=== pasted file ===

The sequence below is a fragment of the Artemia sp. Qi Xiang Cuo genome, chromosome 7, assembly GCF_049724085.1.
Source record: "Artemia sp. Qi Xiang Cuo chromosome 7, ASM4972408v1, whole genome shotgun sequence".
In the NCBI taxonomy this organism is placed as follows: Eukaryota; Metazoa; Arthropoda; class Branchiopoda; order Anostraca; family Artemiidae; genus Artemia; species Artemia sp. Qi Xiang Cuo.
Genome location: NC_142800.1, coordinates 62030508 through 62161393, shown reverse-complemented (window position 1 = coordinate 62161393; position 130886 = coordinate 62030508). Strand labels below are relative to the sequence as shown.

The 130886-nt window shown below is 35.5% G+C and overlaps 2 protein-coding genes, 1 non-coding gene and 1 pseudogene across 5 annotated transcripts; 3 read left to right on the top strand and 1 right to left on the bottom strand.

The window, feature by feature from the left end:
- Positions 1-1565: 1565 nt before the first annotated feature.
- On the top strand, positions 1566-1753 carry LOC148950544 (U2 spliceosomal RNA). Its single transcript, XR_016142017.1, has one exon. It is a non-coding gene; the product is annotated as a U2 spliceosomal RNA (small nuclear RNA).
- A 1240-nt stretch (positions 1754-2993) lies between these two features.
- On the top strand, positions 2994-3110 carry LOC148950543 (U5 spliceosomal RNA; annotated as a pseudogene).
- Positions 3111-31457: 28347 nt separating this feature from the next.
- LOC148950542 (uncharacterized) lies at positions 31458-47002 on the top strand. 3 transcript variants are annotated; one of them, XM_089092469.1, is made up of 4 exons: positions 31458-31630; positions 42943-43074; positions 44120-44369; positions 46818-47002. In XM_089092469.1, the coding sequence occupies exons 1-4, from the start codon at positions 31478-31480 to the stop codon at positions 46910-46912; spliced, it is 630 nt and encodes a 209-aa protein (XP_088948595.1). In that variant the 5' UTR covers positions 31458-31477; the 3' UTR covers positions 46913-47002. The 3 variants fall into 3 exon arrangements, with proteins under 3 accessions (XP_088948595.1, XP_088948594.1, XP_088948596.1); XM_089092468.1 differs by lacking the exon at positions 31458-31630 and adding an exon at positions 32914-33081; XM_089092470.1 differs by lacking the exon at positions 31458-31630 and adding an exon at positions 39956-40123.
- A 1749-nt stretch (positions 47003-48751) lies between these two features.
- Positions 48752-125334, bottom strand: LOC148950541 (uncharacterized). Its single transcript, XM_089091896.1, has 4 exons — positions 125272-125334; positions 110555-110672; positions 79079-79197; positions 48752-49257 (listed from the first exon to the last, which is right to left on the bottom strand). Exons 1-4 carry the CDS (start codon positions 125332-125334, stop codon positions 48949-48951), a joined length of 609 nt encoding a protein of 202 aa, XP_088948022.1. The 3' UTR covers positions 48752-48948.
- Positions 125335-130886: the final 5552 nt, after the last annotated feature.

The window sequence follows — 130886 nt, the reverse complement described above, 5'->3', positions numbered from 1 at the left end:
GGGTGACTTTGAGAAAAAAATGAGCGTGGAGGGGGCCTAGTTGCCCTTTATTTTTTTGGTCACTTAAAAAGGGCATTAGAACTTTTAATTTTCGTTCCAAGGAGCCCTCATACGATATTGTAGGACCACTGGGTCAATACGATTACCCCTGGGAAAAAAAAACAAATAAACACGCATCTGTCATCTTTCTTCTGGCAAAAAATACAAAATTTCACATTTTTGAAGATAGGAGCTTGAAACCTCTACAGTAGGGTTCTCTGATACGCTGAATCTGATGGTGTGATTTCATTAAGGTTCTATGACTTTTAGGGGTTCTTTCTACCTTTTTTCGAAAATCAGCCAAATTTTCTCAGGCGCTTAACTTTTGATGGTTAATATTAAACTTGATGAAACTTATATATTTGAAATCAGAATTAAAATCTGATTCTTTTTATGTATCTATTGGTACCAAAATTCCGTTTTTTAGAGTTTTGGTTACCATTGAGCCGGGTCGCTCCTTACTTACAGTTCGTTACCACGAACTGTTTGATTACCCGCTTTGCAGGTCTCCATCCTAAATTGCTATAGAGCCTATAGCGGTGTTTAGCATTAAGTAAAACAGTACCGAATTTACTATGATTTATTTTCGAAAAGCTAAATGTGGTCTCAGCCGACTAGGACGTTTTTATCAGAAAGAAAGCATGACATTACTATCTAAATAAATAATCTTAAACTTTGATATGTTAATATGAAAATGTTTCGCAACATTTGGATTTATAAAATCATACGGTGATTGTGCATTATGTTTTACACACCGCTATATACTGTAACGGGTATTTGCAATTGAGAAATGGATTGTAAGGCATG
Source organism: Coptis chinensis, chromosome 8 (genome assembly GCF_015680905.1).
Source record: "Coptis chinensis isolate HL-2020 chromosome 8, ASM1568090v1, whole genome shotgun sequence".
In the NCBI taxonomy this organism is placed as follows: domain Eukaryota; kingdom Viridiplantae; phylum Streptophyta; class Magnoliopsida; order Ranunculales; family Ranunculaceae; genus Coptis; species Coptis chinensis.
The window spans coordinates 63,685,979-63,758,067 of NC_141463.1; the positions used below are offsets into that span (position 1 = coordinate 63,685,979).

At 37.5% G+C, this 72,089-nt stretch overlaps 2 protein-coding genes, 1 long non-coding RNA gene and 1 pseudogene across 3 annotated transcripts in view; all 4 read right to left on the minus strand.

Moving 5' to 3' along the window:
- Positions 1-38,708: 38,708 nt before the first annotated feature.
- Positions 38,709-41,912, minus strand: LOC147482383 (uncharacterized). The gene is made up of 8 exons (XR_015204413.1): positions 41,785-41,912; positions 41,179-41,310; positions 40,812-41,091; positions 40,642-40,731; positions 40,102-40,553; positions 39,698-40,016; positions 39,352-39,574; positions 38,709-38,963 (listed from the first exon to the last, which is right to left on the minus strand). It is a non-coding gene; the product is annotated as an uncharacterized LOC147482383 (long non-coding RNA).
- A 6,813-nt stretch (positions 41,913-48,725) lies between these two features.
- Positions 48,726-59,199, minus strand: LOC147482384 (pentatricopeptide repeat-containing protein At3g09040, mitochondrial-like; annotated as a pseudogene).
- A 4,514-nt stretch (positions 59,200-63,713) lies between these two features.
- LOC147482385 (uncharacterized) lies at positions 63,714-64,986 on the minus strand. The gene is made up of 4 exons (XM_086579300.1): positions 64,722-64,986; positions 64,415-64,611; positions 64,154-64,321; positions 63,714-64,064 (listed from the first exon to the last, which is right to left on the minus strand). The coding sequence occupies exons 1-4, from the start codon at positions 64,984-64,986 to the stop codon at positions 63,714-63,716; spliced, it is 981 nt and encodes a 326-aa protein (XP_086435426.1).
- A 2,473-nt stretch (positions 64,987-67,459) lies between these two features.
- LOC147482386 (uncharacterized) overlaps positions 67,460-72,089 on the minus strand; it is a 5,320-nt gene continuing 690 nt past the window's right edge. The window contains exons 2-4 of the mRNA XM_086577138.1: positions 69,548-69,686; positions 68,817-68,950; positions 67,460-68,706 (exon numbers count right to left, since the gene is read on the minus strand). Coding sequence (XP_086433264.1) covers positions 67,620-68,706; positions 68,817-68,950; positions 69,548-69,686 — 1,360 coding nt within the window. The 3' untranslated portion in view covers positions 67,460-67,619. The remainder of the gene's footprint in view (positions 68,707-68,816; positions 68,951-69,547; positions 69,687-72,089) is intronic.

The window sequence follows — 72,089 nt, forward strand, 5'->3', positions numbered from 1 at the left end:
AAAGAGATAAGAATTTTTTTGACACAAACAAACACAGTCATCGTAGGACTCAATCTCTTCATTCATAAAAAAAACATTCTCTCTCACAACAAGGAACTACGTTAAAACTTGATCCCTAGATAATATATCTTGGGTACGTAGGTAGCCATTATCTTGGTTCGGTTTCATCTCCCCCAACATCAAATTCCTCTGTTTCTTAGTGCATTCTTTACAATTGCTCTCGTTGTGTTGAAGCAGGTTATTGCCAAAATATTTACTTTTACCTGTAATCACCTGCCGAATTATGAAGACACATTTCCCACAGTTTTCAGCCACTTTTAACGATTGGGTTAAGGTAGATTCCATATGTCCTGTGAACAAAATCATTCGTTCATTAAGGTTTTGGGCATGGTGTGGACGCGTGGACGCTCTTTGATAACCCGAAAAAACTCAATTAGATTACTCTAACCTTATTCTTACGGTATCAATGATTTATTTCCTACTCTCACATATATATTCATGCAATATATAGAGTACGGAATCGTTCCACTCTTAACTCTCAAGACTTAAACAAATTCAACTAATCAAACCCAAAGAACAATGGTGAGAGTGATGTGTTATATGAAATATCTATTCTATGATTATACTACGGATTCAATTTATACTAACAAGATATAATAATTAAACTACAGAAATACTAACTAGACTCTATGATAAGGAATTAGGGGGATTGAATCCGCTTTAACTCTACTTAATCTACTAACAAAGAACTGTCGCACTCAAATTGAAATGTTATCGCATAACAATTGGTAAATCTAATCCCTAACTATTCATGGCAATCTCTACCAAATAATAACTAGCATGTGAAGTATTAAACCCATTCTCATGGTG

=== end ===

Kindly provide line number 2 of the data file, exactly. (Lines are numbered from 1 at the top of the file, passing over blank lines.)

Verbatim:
Source record: "Artemia sp. Qi Xiang Cuo chromosome 7, ASM4972408v1, whole genome shotgun sequence".